The Economy for the Common Good (ECG) is not just an idea, but a rapidly growing international movement. ECG is a practical, detailed blueprint for a new way of doing business. ECG is a people-centered approach that could sweep away austerity, support human (and humane) development, repair our damaged environment, and utterly reorient our relationship to work, money, and the purpose of both. Its vision is just short of breathtaking, but it remains grounded in reality, as evidenced by the fact that more than 1,700 companies around the world have already endorsed its principles.
On September 21 the Boisi Center, the Theology Department, the Carroll School of Management, and the Managing for Social Impact interdisciplinary minor, hosted Christian Felber, an internationally acclaimed speaker and lecturer at the Vienna University of Economics and Business, who spoke about the Economy for the Common Good Movement (ECG). ECG is a social movement that advocates for an alternative economic model, one that promotes an “ethical market econo- my designed to increase the quality of life for all.”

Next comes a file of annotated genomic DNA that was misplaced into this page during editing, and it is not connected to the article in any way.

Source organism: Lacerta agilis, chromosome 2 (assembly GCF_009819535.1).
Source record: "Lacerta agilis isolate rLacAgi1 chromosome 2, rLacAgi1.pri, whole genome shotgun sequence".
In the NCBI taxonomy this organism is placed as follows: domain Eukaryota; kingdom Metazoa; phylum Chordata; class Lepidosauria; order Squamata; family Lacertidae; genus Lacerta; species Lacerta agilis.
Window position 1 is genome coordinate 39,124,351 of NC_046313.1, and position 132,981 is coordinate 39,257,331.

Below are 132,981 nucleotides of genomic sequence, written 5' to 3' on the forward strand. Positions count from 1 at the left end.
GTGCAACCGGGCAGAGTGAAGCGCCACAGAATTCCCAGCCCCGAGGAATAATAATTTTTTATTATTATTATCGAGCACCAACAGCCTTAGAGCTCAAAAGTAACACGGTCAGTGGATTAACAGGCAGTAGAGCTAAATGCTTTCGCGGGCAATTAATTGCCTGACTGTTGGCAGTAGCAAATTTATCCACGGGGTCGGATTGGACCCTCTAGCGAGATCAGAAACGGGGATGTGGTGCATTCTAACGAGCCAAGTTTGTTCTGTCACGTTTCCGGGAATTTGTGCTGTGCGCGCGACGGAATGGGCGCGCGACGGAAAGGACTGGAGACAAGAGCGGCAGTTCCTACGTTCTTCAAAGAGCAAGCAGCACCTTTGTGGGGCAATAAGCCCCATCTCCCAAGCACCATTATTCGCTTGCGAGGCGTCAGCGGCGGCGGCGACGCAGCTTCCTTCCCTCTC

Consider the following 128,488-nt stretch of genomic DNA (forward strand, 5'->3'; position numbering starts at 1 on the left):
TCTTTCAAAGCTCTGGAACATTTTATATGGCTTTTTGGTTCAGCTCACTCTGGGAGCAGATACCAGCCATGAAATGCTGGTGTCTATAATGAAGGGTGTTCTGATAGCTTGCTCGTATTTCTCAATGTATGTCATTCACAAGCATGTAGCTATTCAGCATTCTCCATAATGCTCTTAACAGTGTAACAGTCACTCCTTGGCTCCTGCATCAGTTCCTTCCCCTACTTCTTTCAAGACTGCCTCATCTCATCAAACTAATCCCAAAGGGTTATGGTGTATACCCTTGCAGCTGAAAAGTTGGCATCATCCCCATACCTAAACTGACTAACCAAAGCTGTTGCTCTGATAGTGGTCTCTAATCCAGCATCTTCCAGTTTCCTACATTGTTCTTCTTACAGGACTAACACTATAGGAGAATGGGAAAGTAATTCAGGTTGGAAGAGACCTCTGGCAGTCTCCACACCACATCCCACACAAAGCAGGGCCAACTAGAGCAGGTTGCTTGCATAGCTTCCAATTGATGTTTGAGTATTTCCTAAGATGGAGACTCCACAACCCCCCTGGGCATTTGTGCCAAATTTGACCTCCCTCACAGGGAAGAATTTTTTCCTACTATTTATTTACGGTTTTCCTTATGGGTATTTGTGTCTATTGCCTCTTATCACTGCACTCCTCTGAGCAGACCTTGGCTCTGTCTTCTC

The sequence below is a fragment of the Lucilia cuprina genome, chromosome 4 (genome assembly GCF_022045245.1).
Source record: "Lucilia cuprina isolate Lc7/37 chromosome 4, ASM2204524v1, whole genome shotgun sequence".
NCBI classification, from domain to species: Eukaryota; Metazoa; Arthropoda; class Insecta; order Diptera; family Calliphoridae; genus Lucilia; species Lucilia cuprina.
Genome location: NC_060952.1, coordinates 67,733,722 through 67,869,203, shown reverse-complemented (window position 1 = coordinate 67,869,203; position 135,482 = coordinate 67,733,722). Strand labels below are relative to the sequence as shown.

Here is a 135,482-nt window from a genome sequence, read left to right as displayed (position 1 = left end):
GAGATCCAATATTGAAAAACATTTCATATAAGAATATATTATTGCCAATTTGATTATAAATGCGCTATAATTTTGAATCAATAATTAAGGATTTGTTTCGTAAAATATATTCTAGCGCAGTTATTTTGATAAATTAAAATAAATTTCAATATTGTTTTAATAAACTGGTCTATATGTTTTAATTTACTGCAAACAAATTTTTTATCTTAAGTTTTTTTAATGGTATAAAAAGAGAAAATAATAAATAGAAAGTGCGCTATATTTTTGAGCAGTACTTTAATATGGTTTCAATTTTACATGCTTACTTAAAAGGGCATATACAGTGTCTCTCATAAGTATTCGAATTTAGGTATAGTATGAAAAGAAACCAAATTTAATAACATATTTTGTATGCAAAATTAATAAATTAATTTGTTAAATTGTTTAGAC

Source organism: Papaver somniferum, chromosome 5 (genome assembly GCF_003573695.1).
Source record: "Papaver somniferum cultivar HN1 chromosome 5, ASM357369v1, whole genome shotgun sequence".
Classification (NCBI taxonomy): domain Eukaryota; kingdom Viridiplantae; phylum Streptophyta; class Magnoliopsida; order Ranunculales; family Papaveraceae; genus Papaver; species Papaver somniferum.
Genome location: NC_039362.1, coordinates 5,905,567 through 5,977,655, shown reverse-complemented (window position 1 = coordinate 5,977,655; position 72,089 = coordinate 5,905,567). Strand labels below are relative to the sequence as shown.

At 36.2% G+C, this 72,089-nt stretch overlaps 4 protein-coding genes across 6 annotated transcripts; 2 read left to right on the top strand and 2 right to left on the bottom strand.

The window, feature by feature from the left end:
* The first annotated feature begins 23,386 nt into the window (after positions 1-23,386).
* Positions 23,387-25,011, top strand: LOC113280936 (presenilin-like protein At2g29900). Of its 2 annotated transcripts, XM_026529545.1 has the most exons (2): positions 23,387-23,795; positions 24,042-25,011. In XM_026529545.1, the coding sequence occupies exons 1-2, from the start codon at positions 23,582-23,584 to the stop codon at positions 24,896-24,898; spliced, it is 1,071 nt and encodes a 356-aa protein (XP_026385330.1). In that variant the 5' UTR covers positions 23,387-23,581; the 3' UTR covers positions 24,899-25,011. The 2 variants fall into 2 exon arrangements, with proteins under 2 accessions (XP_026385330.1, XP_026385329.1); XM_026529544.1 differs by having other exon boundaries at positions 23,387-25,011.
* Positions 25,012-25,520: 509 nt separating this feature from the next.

Felber explained how ECG is an alter- native to capitalism and socialism. It is a system that is based on the values that make human relationships flourish: cooperation, justice, empathy, and dignity, among others. It is an economy that replaces the ‘selfish values’ of predatory capitalism with relationship values that underlie most moral systems. Felber introduced his ‘common good balance sheet,’ a report that measures companies based on their preservation of the values listed above. The success of a company should not be determined by how much profit it makes, but rather by the degree to which it contributes to the common good.
Cobb, John Jr. and Daly, Herman. For The Common Good: Redirecting the Economy toward Community, the Environment, and a Sustainable Future. Boston: Beacon Press, 1994.
Felber, Christian. Change Everything: Creating an Economy for the Common Good. London: Zed Books, 2015.
Sundararajan, Arun. The Sharing Economy: The End of Employment and the Rise of Crowd-Based Capitalism. Cambridge: MIT Press, 2016.